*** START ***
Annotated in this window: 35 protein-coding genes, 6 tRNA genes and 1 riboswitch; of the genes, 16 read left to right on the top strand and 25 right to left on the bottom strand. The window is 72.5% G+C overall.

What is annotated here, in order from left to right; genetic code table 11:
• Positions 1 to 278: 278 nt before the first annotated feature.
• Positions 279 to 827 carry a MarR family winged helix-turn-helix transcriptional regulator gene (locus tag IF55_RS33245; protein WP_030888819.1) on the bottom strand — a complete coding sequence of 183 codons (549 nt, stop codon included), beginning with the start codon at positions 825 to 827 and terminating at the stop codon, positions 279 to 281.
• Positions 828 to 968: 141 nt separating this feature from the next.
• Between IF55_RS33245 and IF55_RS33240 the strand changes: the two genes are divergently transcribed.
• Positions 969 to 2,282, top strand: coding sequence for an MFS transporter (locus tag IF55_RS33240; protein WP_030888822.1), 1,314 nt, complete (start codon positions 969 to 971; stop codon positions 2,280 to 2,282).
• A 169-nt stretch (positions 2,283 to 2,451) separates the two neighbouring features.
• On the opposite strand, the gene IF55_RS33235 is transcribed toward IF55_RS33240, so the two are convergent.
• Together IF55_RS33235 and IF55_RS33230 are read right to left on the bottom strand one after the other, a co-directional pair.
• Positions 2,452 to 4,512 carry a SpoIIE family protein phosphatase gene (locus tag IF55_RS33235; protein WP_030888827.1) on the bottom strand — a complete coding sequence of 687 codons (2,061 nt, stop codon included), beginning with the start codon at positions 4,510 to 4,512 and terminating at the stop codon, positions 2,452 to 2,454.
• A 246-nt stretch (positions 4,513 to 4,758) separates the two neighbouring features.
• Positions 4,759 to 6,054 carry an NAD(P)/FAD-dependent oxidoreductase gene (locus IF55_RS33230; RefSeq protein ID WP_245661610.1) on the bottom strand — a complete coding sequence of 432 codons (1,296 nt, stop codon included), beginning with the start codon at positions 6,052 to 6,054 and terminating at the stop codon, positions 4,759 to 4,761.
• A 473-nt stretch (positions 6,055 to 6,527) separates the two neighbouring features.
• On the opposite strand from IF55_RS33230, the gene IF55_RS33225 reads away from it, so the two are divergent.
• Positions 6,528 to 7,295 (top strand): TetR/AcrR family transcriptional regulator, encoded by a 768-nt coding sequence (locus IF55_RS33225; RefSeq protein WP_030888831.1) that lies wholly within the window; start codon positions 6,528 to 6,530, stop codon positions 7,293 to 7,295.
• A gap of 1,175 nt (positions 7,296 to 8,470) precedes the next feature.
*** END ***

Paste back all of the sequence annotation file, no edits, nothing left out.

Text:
Annotated in this window: 35 protein-coding genes, 6 tRNA genes and 1 riboswitch; of the genes, 16 read left to right on the top strand and 25 right to left on the bottom strand. The window is 72.5% G+C overall.

What is annotated here, in order from left to right; genetic code table 11:
• Positions 1 to 278: 278 nt before the first annotated feature.
• Positions 279 to 827 carry a MarR family winged helix-turn-helix transcriptional regulator gene (locus tag IF55_RS33245; protein WP_030888819.1) on the bottom strand — a complete coding sequence of 183 codons (549 nt, stop codon included), beginning with the start codon at positions 825 to 827 and terminating at the stop codon, positions 279 to 281.
• Positions 828 to 968: 141 nt separating this feature from the next.
• Between IF55_RS33245 and IF55_RS33240 the strand changes: the two genes are divergently transcribed.
• Positions 969 to 2,282, top strand: coding sequence for an MFS transporter (locus tag IF55_RS33240; protein WP_030888822.1), 1,314 nt, complete (start codon positions 969 to 971; stop codon positions 2,280 to 2,282).
• A 169-nt stretch (positions 2,283 to 2,451) separates the two neighbouring features.
• On the opposite strand, the gene IF55_RS33235 is transcribed toward IF55_RS33240, so the two are convergent.
• Together IF55_RS33235 and IF55_RS33230 are read right to left on the bottom strand one after the other, a co-directional pair.
• Positions 2,452 to 4,512 carry a SpoIIE family protein phosphatase gene (locus tag IF55_RS33235; protein WP_030888827.1) on the bottom strand — a complete coding sequence of 687 codons (2,061 nt, stop codon included), beginning with the start codon at positions 4,510 to 4,512 and terminating at the stop codon, positions 2,452 to 2,454.
• A 246-nt stretch (positions 4,513 to 4,758) separates the two neighbouring features.
• Positions 4,759 to 6,054 carry an NAD(P)/FAD-dependent oxidoreductase gene (locus IF55_RS33230; RefSeq protein ID WP_245661610.1) on the bottom strand — a complete coding sequence of 432 codons (1,296 nt, stop codon included), beginning with the start codon at positions 6,052 to 6,054 and terminating at the stop codon, positions 4,759 to 4,761.
• A 473-nt stretch (positions 6,055 to 6,527) separates the two neighbouring features.
• On the opposite strand from IF55_RS33230, the gene IF55_RS33225 reads away from it, so the two are divergent.
• Positions 6,528 to 7,295 (top strand): TetR/AcrR family transcriptional regulator, encoded by a 768-nt coding sequence (locus IF55_RS33225; RefSeq protein WP_030888831.1) that lies wholly within the window; start codon positions 6,528 to 6,530, stop codon positions 7,293 to 7,295.
• A gap of 1,175 nt (positions 7,296 to 8,470) precedes the next feature.